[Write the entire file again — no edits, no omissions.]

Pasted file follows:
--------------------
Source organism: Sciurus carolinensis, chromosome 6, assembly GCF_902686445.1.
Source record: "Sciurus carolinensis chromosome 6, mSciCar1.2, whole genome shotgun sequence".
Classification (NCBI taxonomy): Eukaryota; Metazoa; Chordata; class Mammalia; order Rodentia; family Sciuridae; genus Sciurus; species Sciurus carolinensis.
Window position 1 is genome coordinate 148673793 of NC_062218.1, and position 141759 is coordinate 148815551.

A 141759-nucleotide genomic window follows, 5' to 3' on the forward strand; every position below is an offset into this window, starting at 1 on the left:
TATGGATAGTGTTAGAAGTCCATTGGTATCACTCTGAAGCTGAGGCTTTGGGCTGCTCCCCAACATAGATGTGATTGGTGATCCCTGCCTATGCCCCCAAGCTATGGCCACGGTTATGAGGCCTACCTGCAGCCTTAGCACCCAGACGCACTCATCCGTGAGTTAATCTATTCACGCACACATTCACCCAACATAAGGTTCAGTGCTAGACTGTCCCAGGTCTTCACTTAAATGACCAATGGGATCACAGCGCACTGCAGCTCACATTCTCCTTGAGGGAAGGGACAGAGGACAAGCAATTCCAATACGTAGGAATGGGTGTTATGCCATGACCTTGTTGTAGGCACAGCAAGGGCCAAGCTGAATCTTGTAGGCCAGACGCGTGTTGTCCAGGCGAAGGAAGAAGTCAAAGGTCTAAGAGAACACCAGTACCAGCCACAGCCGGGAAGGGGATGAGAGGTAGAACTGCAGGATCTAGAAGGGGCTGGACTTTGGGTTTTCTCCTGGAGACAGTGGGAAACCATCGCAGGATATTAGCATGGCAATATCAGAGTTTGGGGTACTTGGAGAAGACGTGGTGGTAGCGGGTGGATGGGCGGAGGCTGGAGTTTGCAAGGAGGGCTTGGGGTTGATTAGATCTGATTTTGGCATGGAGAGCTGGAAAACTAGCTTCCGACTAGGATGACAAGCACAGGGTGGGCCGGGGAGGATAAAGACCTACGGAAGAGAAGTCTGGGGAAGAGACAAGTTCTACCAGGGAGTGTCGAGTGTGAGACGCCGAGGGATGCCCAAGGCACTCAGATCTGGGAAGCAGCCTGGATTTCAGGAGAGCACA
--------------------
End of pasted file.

Source organism: Sciurus carolinensis, chromosome 6, assembly GCF_902686445.1.
Source record: "Sciurus carolinensis chromosome 6, mSciCar1.2, whole genome shotgun sequence".
Classification (NCBI taxonomy): Eukaryota; Metazoa; Chordata; class Mammalia; order Rodentia; family Sciuridae; genus Sciurus; species Sciurus carolinensis.
Window position 1 is genome coordinate 148673793 of NC_062218.1, and position 141759 is coordinate 148815551.

A 141759-nucleotide genomic window follows, 5' to 3' on the forward strand; every position below is an offset into this window, starting at 1 on the left:
TATGGATAGTGTTAGAAGTCCATTGGTATCACTCTGAAGCTGAGGCTTTGGGCTGCTCCCCAACATAGATGTGATTGGTGATCCCTGCCTATGCCCCCAAGCTATGGCCACGGTTATGAGGCCTACCTGCAGCCTTAGCACCCAGACGCACTCATCCGTGAGTTAATCTATTCACGCACACATTCACCCAACATAAGGTTCAGTGCTAGACTGTCCCAGGTCTTCACTTAAATGACCAATGGGATCACAGCGCACTGCAGCTCACATTCTCCTTGAGGGAAGGGACAGAGGACAAGCAATTCCAATACGTAGGAATGGGTGTTATGCCATGACCTTGTTGTAGGCACAGCAAGGGCCAAGCTGAATCTTGTAGGCCAGACGCGTGTTGTCCAGGCGAAGGAAGAAGTCAAAGGTCTAAGAGAACACCAGTACCAGCCACAGCCGGGAAGGGGATGAGAGGTAGAACTGCAGGATCTAGAAGGGGCTGGACTTTGGGTTTTCTCCTGGAGACAGTGGGAAACCATCGCAGGATATTAGCATGGCAATATCAGAGTTTGGGGTACTTGGAGAAGACGTGGTGGTAGCGGGTGGATGGGCGGAGGCTGGAGTTTGCAAGGAGGGCTTGGGGTTGATTAGATCTGATTTTGGCATGGAGAGCTGGAAAACTAGCTTCCGACTAGGATGACAAGCACAGGGTGGGCCGGGGAGGATAAAGACCTACGGAAGAGAAGTCTGGGGAAGAGACAAGTTCTACCAGGGAGTGTCGAGTGTGAGACGCCGAGGGATGCCCAAGGCACTCAGATCTGGGAAGCAGCCTGGATTTCAGGAGAGCACA